When I was seven I accidentally locked myself in an old wardrobe. The handle broke and my dad had to unhinge the door to get me out. For years I couldn’t fathom anything worse than being trapped alone – albeit for less than an hour – in a dark confined space; to me it seemed like a pretty accurate depiction of Hell.
Clare Shortland’s latest thriller, Berlin Syndrome, (based on Melanie Joosten’s novel) takes this universal fear of being trapped to amplify notions of male dominance and control as a sexual encounter between an Australian tourist and a German school teacher turns into an abusive abduction.
The film opens with Clare (Teressa Palmer), a somewhat painfully clichéd Australian backpacker, wandering the streets of Berlin in search of something which she certainly isn’t going to find. What she does find is Andi (Max Riemelt): a handsome and chatty local who offers her handpicked strawberries from a cardboard container. A courtship ensues, which a) if you hadn’t watched the trailer, and b) if you were deaf and couldn’t hear the ominous overlays of music, you might have thought was going to settle into a nice little romance. Well, it’s not.
Clare and Andi’s brief but electric flirtations culminate in them driving back to his place: a tidy and well-maintained apartment nestled in-between hundreds of abandoned rooms in a dilapidated building. In the following scenes Shortland delicately conveys the vulnerable urgency in which two strangers blindly succumb to their sexual desires. The luminous skin on skin action in his alienating apartment is a ravishing, yet romanticised, depiction of a one-night-stand. There’s no awkward fumbling as clothes are removed, no chitchat about condoms or contraceptives, and there’s certainly no insecurities regarding body image (although when is there in films). It seems like they’ve executed one of the most successful sexual encounters of the millennia until Andi goes to work and Clare realises she’s actually been taken prisoner by this charming German stranger. Suddenly getting your head caught in a turtleneck or scrambling through drawers for a spare condom seems relatively harmless, even fun, by comparison.
Try as she might, Clare can’t break open the impenetrable locks or windows in Andi’s apartment. Her attempts to do so see her tied to a bed and a plastic sheet is placed under her to stop urine and faeces staining the mattress. But hey, Andi’s making pesto for dinner so it’s not all bad. Eventually Clare’s able to roam around the apartment (save the room that Andi keeps locked) and settle into her new hostage lifestyle.
Perhaps surprisingly, this lifestyle is not inclusive of sexual exploitation. Clare sustains physical and psychological damage throughout but, as far as we know, Andi never forces himself on her. This I think is the most poignant aspect of the film. It makes Andi’s horrifying abuse of power seem eerily familiar when we consider the ways in which some men still justify enforcing archaic gender roles in heterosexual relationships. For Andi it’s blatantly immoral to rape a woman, he wouldn’t do that to Clare, and yet he refuses to consider her imprisonment, and therefore his control over her, as inherently wrong. He doesn’t want to harm Clare. In a twisted way he justifies the sincerity of their ‘relationship’ through acts of misguided kindness: he only hurts her out of necessity when she tries to escape. He cooks for her, washes her body, trims her hair and cuts her nails, yet he still has an egregious sense of entitlement where he believes he has a right to own her. Obviously this is a hyperbolic and extreme depiction of male dominance but it’s relatable enough to draw parallels between the power imbalance in conventional relationships.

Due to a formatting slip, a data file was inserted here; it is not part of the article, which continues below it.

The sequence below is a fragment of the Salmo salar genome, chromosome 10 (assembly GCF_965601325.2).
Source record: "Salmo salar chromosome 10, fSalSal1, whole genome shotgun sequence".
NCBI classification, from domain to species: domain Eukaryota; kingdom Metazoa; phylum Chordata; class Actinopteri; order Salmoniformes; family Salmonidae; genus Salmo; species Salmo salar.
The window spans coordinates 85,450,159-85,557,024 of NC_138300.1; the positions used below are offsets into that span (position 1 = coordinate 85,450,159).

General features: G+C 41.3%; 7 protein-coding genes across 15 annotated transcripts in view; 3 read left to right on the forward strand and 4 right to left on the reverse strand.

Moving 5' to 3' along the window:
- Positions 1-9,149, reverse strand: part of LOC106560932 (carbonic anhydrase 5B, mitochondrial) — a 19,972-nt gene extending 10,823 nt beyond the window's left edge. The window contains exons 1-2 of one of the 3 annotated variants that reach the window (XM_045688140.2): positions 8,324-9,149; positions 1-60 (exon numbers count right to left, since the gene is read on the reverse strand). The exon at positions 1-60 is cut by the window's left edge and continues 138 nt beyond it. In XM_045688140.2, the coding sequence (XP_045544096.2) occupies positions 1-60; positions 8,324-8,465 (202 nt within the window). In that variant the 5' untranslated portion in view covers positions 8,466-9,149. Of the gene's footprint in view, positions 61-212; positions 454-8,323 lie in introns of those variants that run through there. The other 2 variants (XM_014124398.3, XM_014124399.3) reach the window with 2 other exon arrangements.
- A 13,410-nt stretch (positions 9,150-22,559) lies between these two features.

Because there’s only two possible outcomes for Clare – she either escapes or she doesn’t – the middle of the film needs to build suspense in other ways. This is achieved by creating various moments of potential freedom which culminate in blood spilled failure. The classic pitfall of horror films is when a victim stabs or injures their captor instead of just killing them. Unfortunately Clare’s first attempt at escape sees her stab Andi in the hand with a screwdriver and although cinematically the execution of the scene is technically flawless it’s predictably frustrating to watch.
Arguably a large portion of the tension in the body of the film should also be accredited to Palmer, who daringly underplays Clare. The further into the film you get, the less you seem to understand Clare’s motivations. She never fully submits to victimihood and most of her processing is internalised, which makes it unclear as to whether or not she actually has Stockholm Syndrome (as the title would suggest). Palmer veers away from playing the female prisoner as a hysterical victim by making conflicted gestures towards her captor. You never really know if she does come to empathise with Andi or if she’s only pretending to do so. Similarly Riemelt diverges from the classic villain but his character falls flat when we learn his mother abandoned him at a young age. Obviously he was psychologically scared from his mother leaving his father and he does not want the same fate for himself. But the reasons for his motivation become unnecessarily direct and overt.
I’d say my younger self had it wrong in thinking that the worst thing that could happen to a person is being trapped alone, and perhaps Sartre had it right when he wrote that hell is other people. Though for me, the most harrowing notion is that bolts and locks may not be needed for someone to become a prisoner in a relationship. This isn’t to say that the film will deter you from pursuing a passionate night of frivolous sex—it won’t—although it might make you second-guess the house in which you choose to do so. And if you were thinking about going to the movies for a first date, I probably wouldn’t recommend seeing Berlin Syndrome.